7. 7. suggest that their importance far exceeds their two most obvious functions, namely regulating traffic and providing military defense. . . . Virtually any vessel of transition, such as a mother’s body, becomes a doorway. Unlike the bridge and symbolic vagina, the doorway emphasizes royally authorized security rather than shamanistically induced risk (Eliade 1987: 452-453). FIS has become the melting pot of both the East and the West, “Doorways to the Kingdom”, and must be careful of syncretism. The importance and meaning of doorways for FIS is not only architectural but also ritualistic. The large –scale doorway rites in the West have been royal,— Ceremonies of FIS, such as eating, teaching, worshipping are for greeting the royalty of the King of Kings. The intentions of the participants in FIS seems to have been to purify and protect, as well as to celebrate and elevate. FIS is to be the Body of Christ that is a loving Koinonia fellowship, a life of community, a kerygmatic proclamation that Jesus is Lord, a sharing with those in need through a loving diaconal ministry all brought about marturia—a powerful witness to the Church’s missionary nature. FIS witness to the fact that Jesus is alive and that he is the head of the body, the Church, through loving koinonia fellowship, through confession that Jesus is Lord, and through actions of diaconal service. FIS is to be a reconciled community who witnesses to the possibility of reconciliation in an alienated world (Van Engen 1991: 97). Five Functions of Home Setting As the regular FIS Friday meeting is in a home setting, FIS becomes the center of religious instruction as in the Old Testament period, a practice which was clearly carried through into the New Testament era also. This family-oriented community of faith did not exist in isolation but was influenced by its social context. Therefore, FIS becomes a community engaged 7 7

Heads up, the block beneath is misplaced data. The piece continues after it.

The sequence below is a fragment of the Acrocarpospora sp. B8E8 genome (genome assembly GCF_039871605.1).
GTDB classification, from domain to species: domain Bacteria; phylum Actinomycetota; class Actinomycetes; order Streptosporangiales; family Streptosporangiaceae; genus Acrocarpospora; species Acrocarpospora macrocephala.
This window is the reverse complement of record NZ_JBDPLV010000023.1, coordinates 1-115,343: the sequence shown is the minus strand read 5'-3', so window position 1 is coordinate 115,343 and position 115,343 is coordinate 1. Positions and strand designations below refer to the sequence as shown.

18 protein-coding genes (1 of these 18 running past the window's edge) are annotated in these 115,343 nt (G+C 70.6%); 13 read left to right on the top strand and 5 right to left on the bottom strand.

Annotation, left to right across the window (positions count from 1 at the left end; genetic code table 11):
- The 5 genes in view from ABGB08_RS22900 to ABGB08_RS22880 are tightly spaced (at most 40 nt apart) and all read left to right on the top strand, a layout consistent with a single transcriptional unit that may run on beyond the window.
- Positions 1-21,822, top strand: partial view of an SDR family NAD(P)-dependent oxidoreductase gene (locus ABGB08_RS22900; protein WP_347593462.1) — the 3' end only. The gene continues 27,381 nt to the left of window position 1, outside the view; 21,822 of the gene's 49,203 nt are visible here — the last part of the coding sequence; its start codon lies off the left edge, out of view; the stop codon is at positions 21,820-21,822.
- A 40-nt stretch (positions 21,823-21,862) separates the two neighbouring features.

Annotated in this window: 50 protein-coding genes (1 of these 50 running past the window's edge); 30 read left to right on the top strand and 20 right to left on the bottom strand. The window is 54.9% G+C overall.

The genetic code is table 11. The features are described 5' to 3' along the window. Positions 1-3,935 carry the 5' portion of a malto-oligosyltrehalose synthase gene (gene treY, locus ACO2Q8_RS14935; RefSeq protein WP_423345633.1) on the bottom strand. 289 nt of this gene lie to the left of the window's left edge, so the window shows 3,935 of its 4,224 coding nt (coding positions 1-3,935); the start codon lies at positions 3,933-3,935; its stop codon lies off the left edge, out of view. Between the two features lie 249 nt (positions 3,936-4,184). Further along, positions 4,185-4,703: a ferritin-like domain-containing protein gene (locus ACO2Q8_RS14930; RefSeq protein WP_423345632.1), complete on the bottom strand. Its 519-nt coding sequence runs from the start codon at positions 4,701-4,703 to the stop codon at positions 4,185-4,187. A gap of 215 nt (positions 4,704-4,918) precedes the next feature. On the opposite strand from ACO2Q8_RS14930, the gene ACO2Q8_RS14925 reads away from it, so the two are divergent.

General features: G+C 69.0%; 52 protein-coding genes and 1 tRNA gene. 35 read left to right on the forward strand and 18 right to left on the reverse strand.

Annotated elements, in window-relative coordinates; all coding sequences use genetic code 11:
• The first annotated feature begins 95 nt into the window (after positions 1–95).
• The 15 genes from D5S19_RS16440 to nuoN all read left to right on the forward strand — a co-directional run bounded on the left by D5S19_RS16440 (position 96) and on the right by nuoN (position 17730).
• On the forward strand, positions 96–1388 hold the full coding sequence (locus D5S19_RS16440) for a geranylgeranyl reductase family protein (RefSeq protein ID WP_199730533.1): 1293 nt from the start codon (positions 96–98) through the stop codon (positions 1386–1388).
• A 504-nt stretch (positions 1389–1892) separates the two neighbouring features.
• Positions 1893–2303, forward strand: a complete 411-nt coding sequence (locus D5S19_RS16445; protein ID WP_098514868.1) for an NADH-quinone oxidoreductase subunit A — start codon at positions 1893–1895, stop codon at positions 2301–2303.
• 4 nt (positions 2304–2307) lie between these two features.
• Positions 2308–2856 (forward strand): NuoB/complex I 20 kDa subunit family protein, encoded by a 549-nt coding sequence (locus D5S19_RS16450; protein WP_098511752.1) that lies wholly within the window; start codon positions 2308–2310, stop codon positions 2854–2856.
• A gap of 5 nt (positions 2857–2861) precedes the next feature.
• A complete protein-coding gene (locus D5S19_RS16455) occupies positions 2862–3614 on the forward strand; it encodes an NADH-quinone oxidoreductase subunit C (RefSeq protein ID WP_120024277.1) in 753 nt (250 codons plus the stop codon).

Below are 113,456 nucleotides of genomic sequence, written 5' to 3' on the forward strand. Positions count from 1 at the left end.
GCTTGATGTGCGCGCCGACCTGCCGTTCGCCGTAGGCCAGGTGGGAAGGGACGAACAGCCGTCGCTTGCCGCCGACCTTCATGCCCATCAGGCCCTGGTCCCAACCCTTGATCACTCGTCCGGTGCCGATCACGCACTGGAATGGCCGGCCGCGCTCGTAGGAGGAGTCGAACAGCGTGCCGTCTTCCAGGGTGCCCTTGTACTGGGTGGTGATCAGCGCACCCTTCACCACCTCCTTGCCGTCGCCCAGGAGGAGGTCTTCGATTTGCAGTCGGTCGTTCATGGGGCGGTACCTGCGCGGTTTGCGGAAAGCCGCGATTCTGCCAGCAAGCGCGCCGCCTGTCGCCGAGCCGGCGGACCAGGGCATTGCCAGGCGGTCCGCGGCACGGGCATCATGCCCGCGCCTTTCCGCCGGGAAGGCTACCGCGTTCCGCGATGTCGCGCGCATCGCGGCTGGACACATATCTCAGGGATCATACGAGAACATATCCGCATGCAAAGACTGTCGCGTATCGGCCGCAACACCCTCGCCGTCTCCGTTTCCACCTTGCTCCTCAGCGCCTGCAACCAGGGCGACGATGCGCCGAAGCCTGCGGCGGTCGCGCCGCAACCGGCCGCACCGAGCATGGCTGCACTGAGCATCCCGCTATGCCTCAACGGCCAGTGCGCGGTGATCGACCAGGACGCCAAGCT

8. 8. in the religious, commercial, cultural, and political urban centers. This center is characterized by two fundamental forms of communication: mass communication which reflects the public sphere of urban life and personal communication which reflects the private sphere (Hadaway 1987:39). The pastoral functions of FIS as the urban centers of this home gathering, may be summarized as: 1. didache—the teaching; 2. koinonia—the fellowship; 3. liturgy—the worship; 4. diakonia,-- the ministry; 5. kerygma—the proclamation. The first three functions are more inward in the deepest elements of communal life in the family of God. The didactic FIS could be best performed in this family setting because the nature of the teachings are centered in the Gospel itself. The koinoiac FIS -- the household of God-- was best able to express itself in the hospitality and fellowship of the Christian home. The liturgical FIS, as the Lord’s Supper developed, (and as it later came to be linked with the agape meal ), the home was the most appropriate setting for this practice. The common table, in the center of the room with the community encircling it, gave this religious observance a powerful family and communal orientation. Breaking bread from house to house was the symbol of their communal life. The fourth function of FIS is diakonia— a servant community, sent to minister to the total needs of International Students. As Christ was sent by the Father ( Jn. 17:18; 20:21), so is FIS. And its mission to minister to students’ need. This ministry is both within the community and without. The kerygmatic FIS reflects the heart of New Testament evangelism. Proclamation, therefore, reflects the outward expression of FIS and is central to its missional nature (Hadaway 1987: 60-61). Author Kirk Hadaway also writes that the more inward function (teaching, fellowship, and worship) are inherently related to each other, as are the more outward functions 8 8